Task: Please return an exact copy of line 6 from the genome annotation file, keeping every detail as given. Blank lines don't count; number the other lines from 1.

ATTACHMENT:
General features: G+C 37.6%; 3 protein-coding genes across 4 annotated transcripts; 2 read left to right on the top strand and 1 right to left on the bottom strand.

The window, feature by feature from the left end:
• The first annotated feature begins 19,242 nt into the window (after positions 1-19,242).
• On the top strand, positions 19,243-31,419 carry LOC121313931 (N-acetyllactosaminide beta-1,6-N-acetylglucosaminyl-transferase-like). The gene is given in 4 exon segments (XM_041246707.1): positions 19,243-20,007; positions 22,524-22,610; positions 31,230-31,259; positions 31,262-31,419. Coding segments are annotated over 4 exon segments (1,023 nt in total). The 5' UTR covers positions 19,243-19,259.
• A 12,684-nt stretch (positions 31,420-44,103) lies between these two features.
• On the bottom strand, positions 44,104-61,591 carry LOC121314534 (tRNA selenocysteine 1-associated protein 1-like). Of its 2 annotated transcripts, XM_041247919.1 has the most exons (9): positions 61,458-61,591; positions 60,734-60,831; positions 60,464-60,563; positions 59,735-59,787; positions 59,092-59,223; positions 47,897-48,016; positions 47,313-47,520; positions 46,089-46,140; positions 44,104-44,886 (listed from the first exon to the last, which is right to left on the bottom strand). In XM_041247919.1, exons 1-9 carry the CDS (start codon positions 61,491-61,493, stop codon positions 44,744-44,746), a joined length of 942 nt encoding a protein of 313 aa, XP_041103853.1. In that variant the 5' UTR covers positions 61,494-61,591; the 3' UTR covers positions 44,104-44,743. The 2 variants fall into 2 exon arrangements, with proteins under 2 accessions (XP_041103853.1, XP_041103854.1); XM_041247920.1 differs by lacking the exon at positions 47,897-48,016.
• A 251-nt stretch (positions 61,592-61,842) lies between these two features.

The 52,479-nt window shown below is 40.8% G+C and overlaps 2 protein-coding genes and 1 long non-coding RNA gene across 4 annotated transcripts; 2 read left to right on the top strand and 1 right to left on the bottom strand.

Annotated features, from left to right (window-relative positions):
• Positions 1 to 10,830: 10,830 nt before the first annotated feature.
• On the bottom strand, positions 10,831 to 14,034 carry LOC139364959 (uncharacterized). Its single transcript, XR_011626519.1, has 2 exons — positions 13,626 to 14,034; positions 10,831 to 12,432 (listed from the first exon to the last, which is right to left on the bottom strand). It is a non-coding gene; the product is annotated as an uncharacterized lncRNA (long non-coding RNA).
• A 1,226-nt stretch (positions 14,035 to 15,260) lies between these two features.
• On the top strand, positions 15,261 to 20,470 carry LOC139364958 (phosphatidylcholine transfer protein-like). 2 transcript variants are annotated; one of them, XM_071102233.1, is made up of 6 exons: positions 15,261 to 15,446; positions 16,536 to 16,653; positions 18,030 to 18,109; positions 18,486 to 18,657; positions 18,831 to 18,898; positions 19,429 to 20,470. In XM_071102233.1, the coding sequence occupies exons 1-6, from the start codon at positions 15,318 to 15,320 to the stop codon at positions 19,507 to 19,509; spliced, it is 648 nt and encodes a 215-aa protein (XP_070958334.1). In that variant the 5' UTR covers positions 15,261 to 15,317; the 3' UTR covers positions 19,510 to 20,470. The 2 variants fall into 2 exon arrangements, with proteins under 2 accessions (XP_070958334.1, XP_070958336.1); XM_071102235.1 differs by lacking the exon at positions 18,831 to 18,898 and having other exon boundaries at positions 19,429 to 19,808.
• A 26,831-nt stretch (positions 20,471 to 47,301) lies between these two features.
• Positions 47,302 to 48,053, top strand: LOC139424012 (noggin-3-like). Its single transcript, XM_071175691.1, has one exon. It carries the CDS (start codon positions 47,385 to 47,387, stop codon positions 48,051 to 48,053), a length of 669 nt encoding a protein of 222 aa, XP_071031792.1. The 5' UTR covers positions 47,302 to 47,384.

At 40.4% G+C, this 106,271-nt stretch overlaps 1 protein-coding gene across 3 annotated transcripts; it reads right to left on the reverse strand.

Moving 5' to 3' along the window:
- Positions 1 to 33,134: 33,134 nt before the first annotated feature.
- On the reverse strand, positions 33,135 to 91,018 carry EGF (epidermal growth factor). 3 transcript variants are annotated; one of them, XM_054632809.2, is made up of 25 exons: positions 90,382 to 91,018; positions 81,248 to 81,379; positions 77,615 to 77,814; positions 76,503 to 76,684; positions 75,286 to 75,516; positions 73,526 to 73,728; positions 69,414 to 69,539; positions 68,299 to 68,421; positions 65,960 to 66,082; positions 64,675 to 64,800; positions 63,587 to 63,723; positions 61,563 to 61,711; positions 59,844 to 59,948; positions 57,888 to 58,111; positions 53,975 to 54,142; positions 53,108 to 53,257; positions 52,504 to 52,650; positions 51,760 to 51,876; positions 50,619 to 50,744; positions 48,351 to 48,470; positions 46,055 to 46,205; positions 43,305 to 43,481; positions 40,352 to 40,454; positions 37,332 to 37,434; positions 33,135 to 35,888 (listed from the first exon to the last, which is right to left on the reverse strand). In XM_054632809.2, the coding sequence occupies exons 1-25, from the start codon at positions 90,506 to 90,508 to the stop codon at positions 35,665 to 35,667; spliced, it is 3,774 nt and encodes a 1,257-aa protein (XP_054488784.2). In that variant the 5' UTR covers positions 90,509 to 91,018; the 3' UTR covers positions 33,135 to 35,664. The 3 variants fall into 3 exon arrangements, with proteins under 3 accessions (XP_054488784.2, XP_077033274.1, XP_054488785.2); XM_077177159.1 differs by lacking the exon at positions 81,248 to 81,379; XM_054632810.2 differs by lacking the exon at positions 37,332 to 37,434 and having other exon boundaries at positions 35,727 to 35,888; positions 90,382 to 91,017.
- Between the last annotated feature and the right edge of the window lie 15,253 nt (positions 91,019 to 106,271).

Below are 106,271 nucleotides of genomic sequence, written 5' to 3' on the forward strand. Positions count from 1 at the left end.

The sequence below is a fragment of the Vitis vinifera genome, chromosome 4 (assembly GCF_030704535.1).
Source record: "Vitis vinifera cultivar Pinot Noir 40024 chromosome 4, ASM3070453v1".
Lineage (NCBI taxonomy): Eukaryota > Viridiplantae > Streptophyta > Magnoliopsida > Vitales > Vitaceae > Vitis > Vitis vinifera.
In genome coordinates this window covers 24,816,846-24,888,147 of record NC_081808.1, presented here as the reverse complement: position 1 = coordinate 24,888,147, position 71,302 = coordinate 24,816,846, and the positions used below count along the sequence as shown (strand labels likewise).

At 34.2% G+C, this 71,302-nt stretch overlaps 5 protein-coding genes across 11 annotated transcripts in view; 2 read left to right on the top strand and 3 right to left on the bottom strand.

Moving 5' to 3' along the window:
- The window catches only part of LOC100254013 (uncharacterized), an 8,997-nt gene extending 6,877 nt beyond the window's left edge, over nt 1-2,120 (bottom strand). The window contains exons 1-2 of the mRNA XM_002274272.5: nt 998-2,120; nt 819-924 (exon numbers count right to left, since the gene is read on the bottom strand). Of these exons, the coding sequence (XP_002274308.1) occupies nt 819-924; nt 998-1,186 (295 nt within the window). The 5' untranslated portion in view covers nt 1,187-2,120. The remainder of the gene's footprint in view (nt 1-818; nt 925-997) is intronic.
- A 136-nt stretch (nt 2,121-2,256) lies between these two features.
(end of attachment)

• On the bottom strand, positions 44,104-61,591 carry LOC121314534 (tRNA selenocysteine 1-associated protein 1-like). Of its 2 annotated transcripts, XM_041247919.1 has the most exons (9): positions 61,458-61,591; positions 60,734-60,831; positions 60,464-60,563; positions 59,735-59,787; positions 59,092-59,223; positions 47,897-48,016; positions 47,313-47,520; positions 46,089-46,140; positions 44,104-44,886 (listed from the first exon to the last, which is right to left on the bottom strand). In XM_041247919.1, exons 1-9 carry the CDS (start codon positions 61,491-61,493, stop codon positions 44,744-44,746), a joined length of 942 nt encoding a protein of 313 aa, XP_041103853.1. In that variant the 5' UTR covers positions 61,494-61,591; the 3' UTR covers positions 44,104-44,743. The 2 variants fall into 2 exon arrangements, with proteins under 2 accessions (XP_041103853.1, XP_041103854.1); XM_041247920.1 differs by lacking the exon at positions 47,897-48,016.